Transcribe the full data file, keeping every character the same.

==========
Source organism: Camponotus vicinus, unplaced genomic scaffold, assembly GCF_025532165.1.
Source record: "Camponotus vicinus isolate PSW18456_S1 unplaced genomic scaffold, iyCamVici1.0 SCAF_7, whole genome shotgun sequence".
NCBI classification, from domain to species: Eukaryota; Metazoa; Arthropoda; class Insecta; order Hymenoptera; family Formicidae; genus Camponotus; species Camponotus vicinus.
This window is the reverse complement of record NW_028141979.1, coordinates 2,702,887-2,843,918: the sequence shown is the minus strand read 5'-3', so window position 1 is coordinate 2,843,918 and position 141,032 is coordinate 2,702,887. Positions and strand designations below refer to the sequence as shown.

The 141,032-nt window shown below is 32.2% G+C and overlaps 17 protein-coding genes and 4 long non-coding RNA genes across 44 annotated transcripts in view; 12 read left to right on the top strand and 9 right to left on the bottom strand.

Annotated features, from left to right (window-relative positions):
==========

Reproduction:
Source organism: Camponotus vicinus, unplaced genomic scaffold, assembly GCF_025532165.1.
Source record: "Camponotus vicinus isolate PSW18456_S1 unplaced genomic scaffold, iyCamVici1.0 SCAF_7, whole genome shotgun sequence".
NCBI classification, from domain to species: Eukaryota; Metazoa; Arthropoda; class Insecta; order Hymenoptera; family Formicidae; genus Camponotus; species Camponotus vicinus.
This window is the reverse complement of record NW_028141979.1, coordinates 2,702,887-2,843,918: the sequence shown is the minus strand read 5'-3', so window position 1 is coordinate 2,843,918 and position 141,032 is coordinate 2,702,887. Positions and strand designations below refer to the sequence as shown.

The 141,032-nt window shown below is 32.2% G+C and overlaps 17 protein-coding genes and 4 long non-coding RNA genes across 44 annotated transcripts in view; 12 read left to right on the top strand and 9 right to left on the bottom strand.

Annotated features, from left to right (window-relative positions):